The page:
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Clippers frustrated by Pacers, 105-100

The Clippers could never quite take control of a game in which they played well enough to win, but trailed throughout and came up short.

Gary A. Vasquez-USA TODAY Sports

As it happens, I re-watched The Big Lebowski for the 437th time over the long weekend, and so it seems timely that one of the basic tenets of Dudeism perfectly describes today's game in which the Indiana Pacers narrowly defeated the Los Angeles Clippers: "Sometimes you eat the bear, and sometimes the bear, well, he eats you."

The Clippers played one of their best games of the season in my opinion. They did many, many things well. They simply didn't make enough shots; especially big shots with the game on the line.

They also failed to secure some crucial defensive rebounds it must be said, but even many of those felt as much like bad luck as anything else.

In any game you can make a laundry list of things that didn't go your team's way, but the list in this game seems particularly extensive. Things like DeAndre Jordan and Blake Griffin fighting each other for a rebound which then goes out of bounds, or Griffin grabbing a ball that clearly bounced on the end line before it bounced again, only to have the referee wrongly rule the ball off of Blake, or Jordan seeming to swat a rebound off of Roy Hibbert's hand and the ref seeing it differently, or Willie Green slipping on a wet spot that the ball boys had failed to clean up from the directly prior play leading to a three point play, or several rebounds that the Clippers seemed to have, but just couldn't quite find the handle on.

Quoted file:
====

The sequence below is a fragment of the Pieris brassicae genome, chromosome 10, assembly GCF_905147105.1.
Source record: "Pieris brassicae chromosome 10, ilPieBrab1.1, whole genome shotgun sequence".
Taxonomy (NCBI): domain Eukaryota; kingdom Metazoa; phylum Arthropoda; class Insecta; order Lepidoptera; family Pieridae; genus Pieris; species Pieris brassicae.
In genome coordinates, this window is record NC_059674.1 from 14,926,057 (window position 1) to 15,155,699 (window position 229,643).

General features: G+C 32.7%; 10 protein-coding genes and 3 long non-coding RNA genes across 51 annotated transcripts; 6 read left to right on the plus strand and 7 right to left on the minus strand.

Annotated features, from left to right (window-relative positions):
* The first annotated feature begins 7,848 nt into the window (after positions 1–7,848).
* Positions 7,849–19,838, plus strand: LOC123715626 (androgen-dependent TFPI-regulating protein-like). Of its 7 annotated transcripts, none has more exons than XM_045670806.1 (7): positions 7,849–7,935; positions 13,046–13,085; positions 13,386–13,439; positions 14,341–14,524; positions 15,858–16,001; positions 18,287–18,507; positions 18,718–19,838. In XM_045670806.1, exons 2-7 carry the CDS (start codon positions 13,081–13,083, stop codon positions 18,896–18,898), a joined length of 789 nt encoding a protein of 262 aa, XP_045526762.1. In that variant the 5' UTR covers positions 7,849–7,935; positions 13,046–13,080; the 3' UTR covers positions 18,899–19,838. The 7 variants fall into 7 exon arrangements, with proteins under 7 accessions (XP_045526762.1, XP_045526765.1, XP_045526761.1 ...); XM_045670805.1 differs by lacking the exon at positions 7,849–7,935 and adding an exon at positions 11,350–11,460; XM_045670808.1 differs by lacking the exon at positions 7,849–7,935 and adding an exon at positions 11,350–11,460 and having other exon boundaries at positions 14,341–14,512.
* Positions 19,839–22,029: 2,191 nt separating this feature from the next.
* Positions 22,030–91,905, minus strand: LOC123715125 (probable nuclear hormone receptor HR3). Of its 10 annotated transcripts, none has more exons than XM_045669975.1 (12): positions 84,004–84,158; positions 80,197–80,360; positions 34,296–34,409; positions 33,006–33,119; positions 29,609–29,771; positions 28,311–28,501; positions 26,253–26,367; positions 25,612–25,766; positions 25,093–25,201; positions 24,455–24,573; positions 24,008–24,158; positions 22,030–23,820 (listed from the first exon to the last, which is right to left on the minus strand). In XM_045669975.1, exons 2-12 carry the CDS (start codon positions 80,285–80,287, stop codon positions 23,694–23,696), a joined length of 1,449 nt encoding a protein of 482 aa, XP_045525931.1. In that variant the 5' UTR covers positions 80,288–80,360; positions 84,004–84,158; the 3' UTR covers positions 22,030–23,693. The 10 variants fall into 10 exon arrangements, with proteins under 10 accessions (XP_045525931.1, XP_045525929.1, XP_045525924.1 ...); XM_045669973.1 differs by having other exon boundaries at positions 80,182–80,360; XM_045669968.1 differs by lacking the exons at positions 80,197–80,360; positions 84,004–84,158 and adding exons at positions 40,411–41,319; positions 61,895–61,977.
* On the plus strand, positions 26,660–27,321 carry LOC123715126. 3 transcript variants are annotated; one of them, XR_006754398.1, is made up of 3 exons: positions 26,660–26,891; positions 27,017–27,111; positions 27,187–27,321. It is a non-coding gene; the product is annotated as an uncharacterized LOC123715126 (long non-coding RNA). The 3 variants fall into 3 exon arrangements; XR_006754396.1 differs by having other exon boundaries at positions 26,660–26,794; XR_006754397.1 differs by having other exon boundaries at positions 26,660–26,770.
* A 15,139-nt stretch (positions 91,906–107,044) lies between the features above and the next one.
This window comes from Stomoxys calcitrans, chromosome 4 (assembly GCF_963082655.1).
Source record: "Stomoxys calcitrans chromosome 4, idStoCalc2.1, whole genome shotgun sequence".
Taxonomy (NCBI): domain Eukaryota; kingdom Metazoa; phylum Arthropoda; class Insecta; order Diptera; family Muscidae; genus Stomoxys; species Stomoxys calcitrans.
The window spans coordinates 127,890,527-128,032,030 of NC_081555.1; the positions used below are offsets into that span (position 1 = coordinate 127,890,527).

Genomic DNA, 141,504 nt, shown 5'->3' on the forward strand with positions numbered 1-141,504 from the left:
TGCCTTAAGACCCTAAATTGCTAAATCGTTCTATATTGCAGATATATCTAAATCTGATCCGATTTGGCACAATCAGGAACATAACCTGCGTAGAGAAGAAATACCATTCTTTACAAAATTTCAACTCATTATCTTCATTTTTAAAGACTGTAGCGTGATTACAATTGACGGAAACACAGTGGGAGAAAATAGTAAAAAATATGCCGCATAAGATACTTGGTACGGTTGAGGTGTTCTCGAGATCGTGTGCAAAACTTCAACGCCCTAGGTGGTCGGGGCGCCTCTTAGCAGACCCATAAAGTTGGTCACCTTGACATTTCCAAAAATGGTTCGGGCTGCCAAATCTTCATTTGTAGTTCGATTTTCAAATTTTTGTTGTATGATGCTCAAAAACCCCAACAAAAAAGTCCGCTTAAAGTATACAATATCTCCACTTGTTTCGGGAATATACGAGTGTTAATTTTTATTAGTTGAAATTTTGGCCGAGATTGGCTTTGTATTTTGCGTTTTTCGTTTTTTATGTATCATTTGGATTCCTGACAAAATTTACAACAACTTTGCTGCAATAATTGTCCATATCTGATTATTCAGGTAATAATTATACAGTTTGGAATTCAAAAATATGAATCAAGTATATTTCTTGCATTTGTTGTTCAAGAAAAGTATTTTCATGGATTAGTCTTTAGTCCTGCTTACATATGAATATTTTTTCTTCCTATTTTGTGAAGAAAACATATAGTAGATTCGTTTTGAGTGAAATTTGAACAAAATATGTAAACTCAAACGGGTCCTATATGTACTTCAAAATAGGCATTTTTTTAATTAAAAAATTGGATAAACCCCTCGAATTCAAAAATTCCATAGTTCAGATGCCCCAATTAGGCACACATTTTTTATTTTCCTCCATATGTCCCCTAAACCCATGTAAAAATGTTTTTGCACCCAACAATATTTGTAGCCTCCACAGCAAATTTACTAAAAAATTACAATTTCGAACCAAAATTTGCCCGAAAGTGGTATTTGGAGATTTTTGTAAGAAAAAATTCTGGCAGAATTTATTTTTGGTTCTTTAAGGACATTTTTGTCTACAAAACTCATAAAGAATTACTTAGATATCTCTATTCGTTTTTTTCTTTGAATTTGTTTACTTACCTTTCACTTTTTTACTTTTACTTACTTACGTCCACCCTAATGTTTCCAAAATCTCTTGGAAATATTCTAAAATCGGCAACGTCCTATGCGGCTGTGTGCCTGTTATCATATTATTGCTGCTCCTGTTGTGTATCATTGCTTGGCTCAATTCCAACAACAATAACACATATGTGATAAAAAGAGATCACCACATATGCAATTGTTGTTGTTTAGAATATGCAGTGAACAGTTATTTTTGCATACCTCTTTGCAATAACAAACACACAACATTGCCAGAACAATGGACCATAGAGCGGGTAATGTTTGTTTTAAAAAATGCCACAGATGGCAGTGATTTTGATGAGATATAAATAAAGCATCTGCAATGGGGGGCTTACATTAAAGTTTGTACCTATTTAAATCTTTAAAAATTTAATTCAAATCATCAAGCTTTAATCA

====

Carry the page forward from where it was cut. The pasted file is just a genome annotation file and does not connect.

The Clippers led for a grand total of 12 seconds on the afternoon, so it hardly seems like they deserved to win, but at the same time, they played well enough to win, and it seemed like they were going to pull it out at the end. In such a game, you often expect that the team with the best individual player is going to come out on top. In this one, Chris Paul would be the first to tell you that he had his chances to win it, but just didn't get it done.

The Clippers tied the game at 94 with just under five minutes remaining on an absolutely brilliant play by Jamal Crawford where he came up with a steal and then flipped the ball ahead to Darren Collison for a dunk. But Indiana came right back with a huge and-one play from George Hill to re-take a three point lead. And from that point on, the Clippers just could not catch a break.

With the Clippers down one, referee Tony Brown ruled that Collison had not given Hill enough room to land on his three point attempt -- the only problems being that (a) he blew the whistle literally after the Clippers had the rebound and (b) it was the wrong call, since Hill had jumped forward as much as Collison had jumped forward. Yes, you have to give a jump shooter room to land, but only if he jumps straight up. Hill's three free throws gave the Pacers a four point lead.

The Clippers, needing a score and a stop, got exactly that -- and then Collison stepped on the sideline as he was making his move to the basket.

So the Clippers needed another stop, which they got, and on the ensuing possession they got EXACTLY the shot they wanted, a wide open 14 footer for Paul which would have tied the game -- but he left it a hair short.

So the Clippers needed another stop, which they got when David West missed a step back jumper, but what seemed like an uncontested Clippers rebound ended up with Hill barely flipping the ball out of Jordan's hands, off of his head and into Hibbert's hands -- who was then fouled by Jordan (another frustratingly late whistle, but at least in this case it was the correct call).